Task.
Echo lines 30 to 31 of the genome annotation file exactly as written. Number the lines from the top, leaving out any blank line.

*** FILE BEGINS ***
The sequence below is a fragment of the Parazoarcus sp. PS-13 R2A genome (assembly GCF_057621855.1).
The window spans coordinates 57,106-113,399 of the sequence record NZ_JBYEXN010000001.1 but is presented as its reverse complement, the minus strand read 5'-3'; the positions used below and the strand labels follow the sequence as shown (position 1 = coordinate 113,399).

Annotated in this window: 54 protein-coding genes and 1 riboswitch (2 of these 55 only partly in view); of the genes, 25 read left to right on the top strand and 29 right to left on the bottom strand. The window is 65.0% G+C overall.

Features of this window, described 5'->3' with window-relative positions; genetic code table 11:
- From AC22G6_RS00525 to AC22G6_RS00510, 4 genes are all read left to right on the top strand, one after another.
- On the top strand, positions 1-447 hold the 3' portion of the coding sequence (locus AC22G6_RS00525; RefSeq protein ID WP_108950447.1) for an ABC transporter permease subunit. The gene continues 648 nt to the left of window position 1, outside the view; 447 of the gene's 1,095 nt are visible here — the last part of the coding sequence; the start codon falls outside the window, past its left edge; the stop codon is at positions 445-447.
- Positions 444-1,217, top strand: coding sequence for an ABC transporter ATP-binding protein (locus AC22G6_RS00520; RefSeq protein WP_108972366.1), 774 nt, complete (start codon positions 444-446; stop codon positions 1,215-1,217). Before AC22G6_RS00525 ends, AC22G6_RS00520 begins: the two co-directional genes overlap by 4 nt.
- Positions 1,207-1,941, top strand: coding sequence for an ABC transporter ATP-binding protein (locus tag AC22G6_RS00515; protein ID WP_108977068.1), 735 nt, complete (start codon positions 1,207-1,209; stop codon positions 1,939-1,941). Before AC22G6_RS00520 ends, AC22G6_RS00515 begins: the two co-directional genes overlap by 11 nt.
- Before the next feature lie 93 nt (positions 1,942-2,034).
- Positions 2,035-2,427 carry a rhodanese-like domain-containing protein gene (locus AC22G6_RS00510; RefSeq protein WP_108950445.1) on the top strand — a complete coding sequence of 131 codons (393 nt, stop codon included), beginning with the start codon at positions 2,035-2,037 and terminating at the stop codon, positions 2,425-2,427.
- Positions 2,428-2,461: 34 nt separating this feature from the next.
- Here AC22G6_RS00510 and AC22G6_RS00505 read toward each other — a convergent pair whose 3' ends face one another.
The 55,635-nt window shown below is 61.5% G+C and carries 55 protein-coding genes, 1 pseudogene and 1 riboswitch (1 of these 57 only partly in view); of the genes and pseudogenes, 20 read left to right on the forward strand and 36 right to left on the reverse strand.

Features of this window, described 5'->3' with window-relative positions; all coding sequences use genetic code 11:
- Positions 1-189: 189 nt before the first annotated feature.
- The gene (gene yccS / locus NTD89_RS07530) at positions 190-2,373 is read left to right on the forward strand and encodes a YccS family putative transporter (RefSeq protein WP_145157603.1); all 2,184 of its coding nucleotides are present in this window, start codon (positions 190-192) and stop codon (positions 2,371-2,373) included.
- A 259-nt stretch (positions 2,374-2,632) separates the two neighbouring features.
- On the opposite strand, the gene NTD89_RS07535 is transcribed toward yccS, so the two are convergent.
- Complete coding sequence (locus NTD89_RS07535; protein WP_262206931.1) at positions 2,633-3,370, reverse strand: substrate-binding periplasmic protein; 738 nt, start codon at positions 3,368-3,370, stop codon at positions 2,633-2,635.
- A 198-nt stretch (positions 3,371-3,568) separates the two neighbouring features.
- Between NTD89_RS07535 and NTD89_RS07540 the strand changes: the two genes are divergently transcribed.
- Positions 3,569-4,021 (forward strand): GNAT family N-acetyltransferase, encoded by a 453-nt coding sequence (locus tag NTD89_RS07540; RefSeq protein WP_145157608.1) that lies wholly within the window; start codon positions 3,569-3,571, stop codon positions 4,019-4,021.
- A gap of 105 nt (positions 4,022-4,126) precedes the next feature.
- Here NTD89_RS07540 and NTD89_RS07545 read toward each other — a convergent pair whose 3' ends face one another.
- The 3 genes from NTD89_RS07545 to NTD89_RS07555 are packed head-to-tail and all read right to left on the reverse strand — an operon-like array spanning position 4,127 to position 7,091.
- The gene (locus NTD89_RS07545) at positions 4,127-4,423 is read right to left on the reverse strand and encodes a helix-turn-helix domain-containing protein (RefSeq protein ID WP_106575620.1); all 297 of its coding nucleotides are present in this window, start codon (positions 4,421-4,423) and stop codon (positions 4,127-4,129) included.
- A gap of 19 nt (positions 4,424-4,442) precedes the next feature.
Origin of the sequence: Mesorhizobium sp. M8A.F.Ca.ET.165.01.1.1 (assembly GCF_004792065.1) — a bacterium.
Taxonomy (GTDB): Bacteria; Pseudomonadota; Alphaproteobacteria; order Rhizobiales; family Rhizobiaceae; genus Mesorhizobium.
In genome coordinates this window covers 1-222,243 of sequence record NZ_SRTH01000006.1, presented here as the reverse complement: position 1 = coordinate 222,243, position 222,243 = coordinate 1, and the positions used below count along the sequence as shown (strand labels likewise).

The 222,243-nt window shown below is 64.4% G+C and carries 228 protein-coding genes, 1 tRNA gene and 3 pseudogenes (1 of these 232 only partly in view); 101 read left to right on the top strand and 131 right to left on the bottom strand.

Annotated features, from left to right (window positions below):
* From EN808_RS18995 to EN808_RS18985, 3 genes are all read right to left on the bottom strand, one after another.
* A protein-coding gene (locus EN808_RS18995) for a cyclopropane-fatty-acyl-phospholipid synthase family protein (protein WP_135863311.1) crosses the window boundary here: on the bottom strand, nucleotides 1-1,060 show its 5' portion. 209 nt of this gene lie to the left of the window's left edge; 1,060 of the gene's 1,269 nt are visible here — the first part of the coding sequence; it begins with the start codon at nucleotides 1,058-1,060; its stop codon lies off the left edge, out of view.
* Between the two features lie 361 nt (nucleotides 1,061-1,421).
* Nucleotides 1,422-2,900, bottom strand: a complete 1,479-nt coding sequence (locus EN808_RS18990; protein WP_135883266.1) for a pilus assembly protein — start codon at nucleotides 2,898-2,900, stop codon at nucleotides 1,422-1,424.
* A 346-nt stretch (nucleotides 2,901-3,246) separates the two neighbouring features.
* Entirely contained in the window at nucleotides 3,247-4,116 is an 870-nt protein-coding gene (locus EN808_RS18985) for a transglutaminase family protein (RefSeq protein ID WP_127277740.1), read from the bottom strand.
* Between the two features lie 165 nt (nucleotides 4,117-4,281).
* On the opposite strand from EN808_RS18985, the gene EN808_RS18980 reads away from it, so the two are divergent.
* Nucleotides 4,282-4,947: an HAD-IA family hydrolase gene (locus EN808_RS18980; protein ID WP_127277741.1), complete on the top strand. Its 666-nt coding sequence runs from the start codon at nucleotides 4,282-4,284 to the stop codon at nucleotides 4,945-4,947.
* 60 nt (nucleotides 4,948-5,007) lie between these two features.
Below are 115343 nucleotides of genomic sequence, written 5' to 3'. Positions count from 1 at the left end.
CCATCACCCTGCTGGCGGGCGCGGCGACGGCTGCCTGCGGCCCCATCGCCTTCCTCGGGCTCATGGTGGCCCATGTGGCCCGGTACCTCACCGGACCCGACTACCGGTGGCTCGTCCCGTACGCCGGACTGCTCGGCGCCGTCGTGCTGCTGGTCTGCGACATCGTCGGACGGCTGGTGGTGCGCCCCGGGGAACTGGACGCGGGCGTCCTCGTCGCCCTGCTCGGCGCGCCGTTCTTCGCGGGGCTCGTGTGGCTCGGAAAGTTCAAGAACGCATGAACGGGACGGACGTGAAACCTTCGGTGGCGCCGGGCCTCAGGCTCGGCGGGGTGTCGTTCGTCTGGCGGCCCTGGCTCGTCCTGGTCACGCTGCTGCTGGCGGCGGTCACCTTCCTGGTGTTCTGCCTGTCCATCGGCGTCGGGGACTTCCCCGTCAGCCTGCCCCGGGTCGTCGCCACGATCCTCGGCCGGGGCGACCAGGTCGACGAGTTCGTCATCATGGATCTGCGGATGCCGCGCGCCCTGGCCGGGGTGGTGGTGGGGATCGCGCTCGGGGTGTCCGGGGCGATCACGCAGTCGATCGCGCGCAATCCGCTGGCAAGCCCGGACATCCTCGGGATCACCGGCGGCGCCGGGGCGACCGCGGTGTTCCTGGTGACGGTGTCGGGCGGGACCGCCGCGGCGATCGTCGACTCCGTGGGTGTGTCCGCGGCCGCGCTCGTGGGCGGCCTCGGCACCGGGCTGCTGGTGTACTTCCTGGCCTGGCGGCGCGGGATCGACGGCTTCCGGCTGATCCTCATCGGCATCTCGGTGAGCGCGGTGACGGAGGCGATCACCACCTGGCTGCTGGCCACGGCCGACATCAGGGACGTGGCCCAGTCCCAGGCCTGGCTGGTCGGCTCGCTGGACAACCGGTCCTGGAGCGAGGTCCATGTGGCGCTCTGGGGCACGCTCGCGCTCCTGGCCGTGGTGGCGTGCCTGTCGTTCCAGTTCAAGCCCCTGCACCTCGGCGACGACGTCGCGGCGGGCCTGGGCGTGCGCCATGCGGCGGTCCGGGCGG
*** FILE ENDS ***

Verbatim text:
In genome coordinates this window covers 1-222,243 of sequence record NZ_SRTH01000006.1, presented here as the reverse complement: position 1 = coordinate 222,243, position 222,243 = coordinate 1, and the positions used below count along the sequence as shown (strand labels likewise).

The 222,243-nt window shown below is 64.4% G+C and carries 228 protein-coding genes, 1 tRNA gene and 3 pseudogenes (1 of these 232 only partly in view); 101 read left to right on the top strand and 131 right to left on the bottom strand.